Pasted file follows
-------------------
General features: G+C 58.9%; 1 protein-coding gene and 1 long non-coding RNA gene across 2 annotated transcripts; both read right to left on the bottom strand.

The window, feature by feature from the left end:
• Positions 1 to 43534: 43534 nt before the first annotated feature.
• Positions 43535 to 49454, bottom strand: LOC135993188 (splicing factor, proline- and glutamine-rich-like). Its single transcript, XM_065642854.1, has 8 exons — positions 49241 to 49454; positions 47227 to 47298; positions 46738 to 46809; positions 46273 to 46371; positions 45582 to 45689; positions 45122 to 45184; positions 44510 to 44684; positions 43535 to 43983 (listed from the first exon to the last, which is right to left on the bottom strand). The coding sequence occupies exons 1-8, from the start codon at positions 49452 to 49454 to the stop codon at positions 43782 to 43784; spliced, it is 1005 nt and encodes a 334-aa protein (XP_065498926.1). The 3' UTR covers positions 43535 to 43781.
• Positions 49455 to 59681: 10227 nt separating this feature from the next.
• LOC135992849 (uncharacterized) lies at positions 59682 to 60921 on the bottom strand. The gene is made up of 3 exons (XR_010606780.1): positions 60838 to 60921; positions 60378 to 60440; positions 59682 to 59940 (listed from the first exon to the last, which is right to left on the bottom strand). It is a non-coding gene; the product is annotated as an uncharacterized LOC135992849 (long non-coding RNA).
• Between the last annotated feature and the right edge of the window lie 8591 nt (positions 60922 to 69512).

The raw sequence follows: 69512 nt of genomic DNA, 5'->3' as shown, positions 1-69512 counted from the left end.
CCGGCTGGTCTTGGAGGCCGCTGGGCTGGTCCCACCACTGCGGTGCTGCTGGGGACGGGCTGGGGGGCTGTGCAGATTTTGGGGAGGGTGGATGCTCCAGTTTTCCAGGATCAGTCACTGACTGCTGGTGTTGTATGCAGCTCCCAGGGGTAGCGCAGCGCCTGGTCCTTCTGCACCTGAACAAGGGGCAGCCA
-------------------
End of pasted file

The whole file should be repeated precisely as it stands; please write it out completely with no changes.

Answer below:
General features: G+C 58.9%; 1 protein-coding gene and 1 long non-coding RNA gene across 2 annotated transcripts; both read right to left on the bottom strand.

The window, feature by feature from the left end:
• Positions 1 to 43534: 43534 nt before the first annotated feature.
• Positions 43535 to 49454, bottom strand: LOC135993188 (splicing factor, proline- and glutamine-rich-like). Its single transcript, XM_065642854.1, has 8 exons — positions 49241 to 49454; positions 47227 to 47298; positions 46738 to 46809; positions 46273 to 46371; positions 45582 to 45689; positions 45122 to 45184; positions 44510 to 44684; positions 43535 to 43983 (listed from the first exon to the last, which is right to left on the bottom strand). The coding sequence occupies exons 1-8, from the start codon at positions 49452 to 49454 to the stop codon at positions 43782 to 43784; spliced, it is 1005 nt and encodes a 334-aa protein (XP_065498926.1). The 3' UTR covers positions 43535 to 43781.
• Positions 49455 to 59681: 10227 nt separating this feature from the next.
• LOC135992849 (uncharacterized) lies at positions 59682 to 60921 on the bottom strand. The gene is made up of 3 exons (XR_010606780.1): positions 60838 to 60921; positions 60378 to 60440; positions 59682 to 59940 (listed from the first exon to the last, which is right to left on the bottom strand). It is a non-coding gene; the product is annotated as an uncharacterized LOC135992849 (long non-coding RNA).
• Between the last annotated feature and the right edge of the window lie 8591 nt (positions 60922 to 69512).

The raw sequence follows: 69512 nt of genomic DNA, 5'->3' as shown, positions 1-69512 counted from the left end.
CCGGCTGGTCTTGGAGGCCGCTGGGCTGGTCCCACCACTGCGGTGCTGCTGGGGACGGGCTGGGGGGCTGTGCAGATTTTGGGGAGGGTGGATGCTCCAGTTTTCCAGGATCAGTCACTGACTGCTGGTGTTGTATGCAGCTCCCAGGGGTAGCGCAGCGCCTGGTCCTTCTGCACCTGAACAAGGGGCAGCCA